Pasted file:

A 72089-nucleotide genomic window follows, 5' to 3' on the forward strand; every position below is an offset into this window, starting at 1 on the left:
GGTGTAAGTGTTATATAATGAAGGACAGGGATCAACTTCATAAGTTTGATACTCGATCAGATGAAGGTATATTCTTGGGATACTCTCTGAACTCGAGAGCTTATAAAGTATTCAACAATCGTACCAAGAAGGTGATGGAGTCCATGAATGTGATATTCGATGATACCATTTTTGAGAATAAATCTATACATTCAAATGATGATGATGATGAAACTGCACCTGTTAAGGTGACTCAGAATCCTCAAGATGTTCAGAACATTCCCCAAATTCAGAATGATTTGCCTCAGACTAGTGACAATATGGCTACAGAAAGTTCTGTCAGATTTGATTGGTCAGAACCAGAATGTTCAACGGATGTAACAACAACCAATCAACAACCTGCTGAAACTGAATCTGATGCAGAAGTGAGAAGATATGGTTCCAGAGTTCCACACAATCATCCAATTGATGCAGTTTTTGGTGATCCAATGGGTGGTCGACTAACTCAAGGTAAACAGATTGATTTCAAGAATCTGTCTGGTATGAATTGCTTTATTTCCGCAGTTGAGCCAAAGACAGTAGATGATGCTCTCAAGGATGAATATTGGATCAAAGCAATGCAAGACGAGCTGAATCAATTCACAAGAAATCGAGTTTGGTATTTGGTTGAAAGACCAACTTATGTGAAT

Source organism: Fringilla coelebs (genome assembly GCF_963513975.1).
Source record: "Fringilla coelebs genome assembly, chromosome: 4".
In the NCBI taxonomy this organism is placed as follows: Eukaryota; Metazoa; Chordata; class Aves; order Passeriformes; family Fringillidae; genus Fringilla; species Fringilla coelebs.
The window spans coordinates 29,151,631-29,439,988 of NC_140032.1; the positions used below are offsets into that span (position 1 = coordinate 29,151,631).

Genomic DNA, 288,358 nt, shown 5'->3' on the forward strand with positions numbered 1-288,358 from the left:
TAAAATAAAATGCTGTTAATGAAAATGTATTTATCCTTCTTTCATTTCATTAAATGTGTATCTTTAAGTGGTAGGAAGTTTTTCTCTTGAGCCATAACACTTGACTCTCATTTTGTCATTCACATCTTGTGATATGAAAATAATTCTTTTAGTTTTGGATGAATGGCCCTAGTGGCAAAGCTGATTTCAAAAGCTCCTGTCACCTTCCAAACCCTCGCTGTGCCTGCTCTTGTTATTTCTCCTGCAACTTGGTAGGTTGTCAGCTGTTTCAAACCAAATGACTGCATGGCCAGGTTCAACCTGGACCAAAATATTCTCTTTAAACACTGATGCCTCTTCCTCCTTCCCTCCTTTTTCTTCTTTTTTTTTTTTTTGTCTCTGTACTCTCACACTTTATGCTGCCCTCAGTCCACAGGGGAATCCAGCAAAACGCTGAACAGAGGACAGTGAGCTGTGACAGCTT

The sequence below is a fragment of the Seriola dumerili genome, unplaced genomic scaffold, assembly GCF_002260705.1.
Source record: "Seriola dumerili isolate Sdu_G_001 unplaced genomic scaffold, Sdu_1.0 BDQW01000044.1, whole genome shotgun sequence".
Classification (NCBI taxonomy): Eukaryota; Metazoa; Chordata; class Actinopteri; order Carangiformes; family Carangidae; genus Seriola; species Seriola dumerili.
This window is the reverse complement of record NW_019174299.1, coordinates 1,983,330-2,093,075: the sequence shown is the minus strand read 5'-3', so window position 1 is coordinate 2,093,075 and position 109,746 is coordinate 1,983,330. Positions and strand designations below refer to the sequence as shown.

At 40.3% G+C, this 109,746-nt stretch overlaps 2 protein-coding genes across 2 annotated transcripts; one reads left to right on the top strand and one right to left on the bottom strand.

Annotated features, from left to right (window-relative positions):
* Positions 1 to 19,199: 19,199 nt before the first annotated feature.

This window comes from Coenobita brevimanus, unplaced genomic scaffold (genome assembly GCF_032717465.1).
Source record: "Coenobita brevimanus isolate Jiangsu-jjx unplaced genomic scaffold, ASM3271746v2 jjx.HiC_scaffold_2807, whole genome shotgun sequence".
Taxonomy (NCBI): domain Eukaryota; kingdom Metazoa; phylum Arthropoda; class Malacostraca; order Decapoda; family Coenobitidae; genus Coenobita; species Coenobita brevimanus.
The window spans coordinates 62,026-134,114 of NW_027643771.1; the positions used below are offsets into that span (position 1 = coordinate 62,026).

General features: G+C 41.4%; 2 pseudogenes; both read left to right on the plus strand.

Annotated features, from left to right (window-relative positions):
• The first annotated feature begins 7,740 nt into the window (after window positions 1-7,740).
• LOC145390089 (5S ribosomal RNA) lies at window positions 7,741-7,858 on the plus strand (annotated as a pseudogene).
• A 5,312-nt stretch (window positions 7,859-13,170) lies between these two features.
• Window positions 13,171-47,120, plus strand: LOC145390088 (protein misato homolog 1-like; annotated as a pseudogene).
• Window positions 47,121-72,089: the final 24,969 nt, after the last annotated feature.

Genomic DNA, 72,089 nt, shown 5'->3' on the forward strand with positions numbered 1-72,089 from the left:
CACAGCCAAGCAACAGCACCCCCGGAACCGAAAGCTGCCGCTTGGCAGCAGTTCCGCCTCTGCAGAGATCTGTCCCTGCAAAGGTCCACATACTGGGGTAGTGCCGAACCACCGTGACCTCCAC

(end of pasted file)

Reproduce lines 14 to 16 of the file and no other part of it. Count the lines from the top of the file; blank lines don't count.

Annotated features, from left to right (window-relative positions):
* Positions 1 to 19,199: 19,199 nt before the first annotated feature.

This window comes from Coenobita brevimanus, unplaced genomic scaffold (genome assembly GCF_032717465.1).